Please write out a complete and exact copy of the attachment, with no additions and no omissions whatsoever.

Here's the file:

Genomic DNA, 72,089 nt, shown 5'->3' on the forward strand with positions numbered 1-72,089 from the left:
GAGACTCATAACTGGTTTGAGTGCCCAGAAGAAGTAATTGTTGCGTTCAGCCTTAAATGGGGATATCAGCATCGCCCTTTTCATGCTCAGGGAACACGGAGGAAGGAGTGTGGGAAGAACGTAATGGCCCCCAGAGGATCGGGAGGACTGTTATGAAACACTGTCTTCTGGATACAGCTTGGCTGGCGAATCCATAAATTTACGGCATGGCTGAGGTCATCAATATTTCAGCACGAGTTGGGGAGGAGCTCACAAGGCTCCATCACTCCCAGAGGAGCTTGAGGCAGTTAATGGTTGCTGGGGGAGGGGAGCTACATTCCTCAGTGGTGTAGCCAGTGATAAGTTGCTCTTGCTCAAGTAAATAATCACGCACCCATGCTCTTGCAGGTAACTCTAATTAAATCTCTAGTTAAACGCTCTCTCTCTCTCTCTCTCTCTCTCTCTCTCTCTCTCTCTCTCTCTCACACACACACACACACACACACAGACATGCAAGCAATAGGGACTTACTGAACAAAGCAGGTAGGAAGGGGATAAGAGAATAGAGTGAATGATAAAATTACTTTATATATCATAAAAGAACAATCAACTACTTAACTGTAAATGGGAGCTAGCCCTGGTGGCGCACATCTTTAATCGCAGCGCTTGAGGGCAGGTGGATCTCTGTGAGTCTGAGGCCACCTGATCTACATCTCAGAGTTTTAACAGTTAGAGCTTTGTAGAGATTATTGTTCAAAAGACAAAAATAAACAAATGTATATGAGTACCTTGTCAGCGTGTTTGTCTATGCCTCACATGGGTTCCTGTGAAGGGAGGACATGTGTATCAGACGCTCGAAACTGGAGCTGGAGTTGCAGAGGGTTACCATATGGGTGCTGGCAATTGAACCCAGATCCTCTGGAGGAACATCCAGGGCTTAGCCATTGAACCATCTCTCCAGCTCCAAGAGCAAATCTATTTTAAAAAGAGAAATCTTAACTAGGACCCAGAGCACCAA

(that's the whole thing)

Genomic DNA, 72,089 nt, shown 5'->3' on the forward strand with positions numbered 1-72,089 from the left:
GAGACTCATAACTGGTTTGAGTGCCCAGAAGAAGTAATTGTTGCGTTCAGCCTTAAATGGGGATATCAGCATCGCCCTTTTCATGCTCAGGGAACACGGAGGAAGGAGTGTGGGAAGAACGTAATGGCCCCCAGAGGATCGGGAGGACTGTTATGAAACACTGTCTTCTGGATACAGCTTGGCTGGCGAATCCATAAATTTACGGCATGGCTGAGGTCATCAATATTTCAGCACGAGTTGGGGAGGAGCTCACAAGGCTCCATCACTCCCAGAGGAGCTTGAGGCAGTTAATGGTTGCTGGGGGAGGGGAGCTACATTCCTCAGTGGTGTAGCCAGTGATAAGTTGCTCTTGCTCAAGTAAATAATCACGCACCCATGCTCTTGCAGGTAACTCTAATTAAATCTCTAGTTAAACGCTCTCTCTCTCTCTCTCTCTCTCTCTCTCTCTCTCTCTCTCTCTCTCACACACACACACACACACACACAGACATGCAAGCAATAGGGACTTACTGAACAAAGCAGGTAGGAAGGGGATAAGAGAATAGAGTGAATGATAAAATTACTTTATATATCATAAAAGAACAATCAACTACTTAACTGTAAATGGGAGCTAGCCCTGGTGGCGCACATCTTTAATCGCAGCGCTTGAGGGCAGGTGGATCTCTGTGAGTCTGAGGCCACCTGATCTACATCTCAGAGTTTTAACAGTTAGAGCTTTGTAGAGATTATTGTTCAAAAGACAAAAATAAACAAATGTATATGAGTACCTTGTCAGCGTGTTTGTCTATGCCTCACATGGGTTCCTGTGAAGGGAGGACATGTGTATCAGACGCTCGAAACTGGAGCTGGAGTTGCAGAGGGTTACCATATGGGTGCTGGCAATTGAACCCAGATCCTCTGGAGGAACATCCAGGGCTTAGCCATTGAACCATCTCTCCAGCTCCAAGAGCAAATCTATTTTAAAAAGAGAAATCTTAACTAGGACCCAGAGCACCAA